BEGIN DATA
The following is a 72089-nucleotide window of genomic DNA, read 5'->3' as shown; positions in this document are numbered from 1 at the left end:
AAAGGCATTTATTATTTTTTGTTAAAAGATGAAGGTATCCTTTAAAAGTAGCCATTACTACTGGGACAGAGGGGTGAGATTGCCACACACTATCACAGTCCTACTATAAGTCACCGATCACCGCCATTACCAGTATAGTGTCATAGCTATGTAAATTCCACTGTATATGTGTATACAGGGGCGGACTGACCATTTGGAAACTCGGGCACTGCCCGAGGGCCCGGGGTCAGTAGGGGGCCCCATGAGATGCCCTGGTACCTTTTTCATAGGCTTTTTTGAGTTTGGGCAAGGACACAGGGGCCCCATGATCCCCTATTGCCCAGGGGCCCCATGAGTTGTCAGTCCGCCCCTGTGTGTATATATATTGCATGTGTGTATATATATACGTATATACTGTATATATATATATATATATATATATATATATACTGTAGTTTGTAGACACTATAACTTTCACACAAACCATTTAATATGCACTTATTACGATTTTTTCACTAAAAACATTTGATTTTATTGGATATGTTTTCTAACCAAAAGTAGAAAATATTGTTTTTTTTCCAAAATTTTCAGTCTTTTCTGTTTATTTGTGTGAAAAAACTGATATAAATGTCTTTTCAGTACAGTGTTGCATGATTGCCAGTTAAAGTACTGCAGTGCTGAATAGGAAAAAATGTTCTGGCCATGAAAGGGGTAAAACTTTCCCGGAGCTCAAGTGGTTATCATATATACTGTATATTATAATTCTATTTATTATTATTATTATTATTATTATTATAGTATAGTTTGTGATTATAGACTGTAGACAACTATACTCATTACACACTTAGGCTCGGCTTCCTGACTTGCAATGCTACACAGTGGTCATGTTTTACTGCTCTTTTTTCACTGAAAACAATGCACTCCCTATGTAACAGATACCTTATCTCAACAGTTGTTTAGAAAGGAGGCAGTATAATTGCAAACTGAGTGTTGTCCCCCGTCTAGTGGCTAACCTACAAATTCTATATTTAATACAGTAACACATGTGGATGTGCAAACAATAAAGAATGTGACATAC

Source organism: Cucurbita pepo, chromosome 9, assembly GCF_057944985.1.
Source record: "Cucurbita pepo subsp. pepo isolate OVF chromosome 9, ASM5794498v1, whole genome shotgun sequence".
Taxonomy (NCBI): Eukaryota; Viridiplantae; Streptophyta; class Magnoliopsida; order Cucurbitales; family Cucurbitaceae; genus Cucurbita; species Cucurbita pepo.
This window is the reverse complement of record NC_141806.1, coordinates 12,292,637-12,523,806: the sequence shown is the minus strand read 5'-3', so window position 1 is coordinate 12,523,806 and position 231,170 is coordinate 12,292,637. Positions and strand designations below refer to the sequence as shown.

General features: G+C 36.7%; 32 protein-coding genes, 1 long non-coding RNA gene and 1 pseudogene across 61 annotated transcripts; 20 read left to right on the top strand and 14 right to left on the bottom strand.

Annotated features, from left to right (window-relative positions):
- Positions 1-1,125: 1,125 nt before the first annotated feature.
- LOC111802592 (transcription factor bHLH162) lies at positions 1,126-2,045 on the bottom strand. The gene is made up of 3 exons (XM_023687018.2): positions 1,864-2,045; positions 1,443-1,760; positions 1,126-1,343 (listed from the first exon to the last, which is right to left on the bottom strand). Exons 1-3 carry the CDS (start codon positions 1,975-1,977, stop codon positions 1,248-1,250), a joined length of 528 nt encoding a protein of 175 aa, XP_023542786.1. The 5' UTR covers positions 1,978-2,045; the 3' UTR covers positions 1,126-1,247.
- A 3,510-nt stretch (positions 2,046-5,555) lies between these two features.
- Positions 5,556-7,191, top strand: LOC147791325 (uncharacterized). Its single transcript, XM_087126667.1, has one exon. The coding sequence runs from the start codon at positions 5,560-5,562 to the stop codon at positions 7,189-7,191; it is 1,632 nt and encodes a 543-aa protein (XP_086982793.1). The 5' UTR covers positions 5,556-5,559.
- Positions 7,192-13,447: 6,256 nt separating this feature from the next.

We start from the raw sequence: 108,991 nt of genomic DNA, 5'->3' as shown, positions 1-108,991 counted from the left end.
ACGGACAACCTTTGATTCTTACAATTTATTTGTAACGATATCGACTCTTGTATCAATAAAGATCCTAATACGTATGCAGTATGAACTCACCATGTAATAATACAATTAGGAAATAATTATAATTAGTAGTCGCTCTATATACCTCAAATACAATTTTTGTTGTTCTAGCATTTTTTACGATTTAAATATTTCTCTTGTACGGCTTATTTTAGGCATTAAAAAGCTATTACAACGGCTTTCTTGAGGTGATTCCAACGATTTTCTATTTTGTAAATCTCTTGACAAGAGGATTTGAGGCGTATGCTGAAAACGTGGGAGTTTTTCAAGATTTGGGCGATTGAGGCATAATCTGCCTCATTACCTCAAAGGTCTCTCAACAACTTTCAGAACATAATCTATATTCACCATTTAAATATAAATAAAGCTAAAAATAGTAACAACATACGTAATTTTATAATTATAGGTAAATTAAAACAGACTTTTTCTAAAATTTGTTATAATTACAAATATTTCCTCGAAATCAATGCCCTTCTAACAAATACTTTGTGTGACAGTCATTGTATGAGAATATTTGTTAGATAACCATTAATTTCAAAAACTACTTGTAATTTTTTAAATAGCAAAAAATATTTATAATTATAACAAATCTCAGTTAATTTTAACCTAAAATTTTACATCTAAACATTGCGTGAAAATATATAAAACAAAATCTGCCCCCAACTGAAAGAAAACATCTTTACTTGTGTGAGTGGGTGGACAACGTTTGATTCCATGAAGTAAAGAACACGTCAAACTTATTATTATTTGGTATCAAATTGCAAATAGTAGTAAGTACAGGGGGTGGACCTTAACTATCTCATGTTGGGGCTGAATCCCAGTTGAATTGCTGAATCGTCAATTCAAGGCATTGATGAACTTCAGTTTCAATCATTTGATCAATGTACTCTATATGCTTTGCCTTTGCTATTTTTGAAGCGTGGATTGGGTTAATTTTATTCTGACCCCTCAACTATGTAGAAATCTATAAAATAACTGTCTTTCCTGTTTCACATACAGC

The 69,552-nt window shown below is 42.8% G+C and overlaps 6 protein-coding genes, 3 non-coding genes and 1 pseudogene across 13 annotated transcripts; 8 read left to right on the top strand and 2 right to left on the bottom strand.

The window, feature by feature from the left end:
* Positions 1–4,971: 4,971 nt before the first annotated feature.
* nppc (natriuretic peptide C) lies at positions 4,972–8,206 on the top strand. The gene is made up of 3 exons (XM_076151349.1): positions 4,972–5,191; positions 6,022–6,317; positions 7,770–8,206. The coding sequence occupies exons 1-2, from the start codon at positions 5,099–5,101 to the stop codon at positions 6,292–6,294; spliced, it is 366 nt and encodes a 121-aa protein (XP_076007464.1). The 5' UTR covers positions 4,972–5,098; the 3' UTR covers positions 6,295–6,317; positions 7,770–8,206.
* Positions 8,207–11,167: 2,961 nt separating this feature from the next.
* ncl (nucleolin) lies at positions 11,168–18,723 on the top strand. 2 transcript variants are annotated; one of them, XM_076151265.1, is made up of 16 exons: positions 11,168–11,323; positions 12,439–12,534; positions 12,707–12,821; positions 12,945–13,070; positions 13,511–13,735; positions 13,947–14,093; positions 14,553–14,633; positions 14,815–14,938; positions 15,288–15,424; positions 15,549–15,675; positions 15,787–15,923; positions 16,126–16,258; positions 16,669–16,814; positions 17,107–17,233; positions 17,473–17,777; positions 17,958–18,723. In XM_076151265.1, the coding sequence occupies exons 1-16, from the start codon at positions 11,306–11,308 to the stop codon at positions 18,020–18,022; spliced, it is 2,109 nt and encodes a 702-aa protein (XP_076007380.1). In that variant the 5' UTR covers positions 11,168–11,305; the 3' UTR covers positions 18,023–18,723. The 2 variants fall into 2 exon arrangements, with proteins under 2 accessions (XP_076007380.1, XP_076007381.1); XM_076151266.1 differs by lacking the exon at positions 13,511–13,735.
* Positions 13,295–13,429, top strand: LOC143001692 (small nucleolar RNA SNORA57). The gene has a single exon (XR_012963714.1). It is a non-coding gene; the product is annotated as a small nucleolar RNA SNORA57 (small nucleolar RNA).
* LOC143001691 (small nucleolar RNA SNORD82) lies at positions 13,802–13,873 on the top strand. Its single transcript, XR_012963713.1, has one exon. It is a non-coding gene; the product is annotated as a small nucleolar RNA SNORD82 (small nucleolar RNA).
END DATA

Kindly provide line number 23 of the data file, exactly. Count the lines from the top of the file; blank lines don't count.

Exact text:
* LOC143001691 (small nucleolar RNA SNORD82) lies at positions 13,802–13,873 on the top strand. Its single transcript, XR_012963713.1, has one exon. It is a non-coding gene; the product is annotated as a small nucleolar RNA SNORD82 (small nucleolar RNA).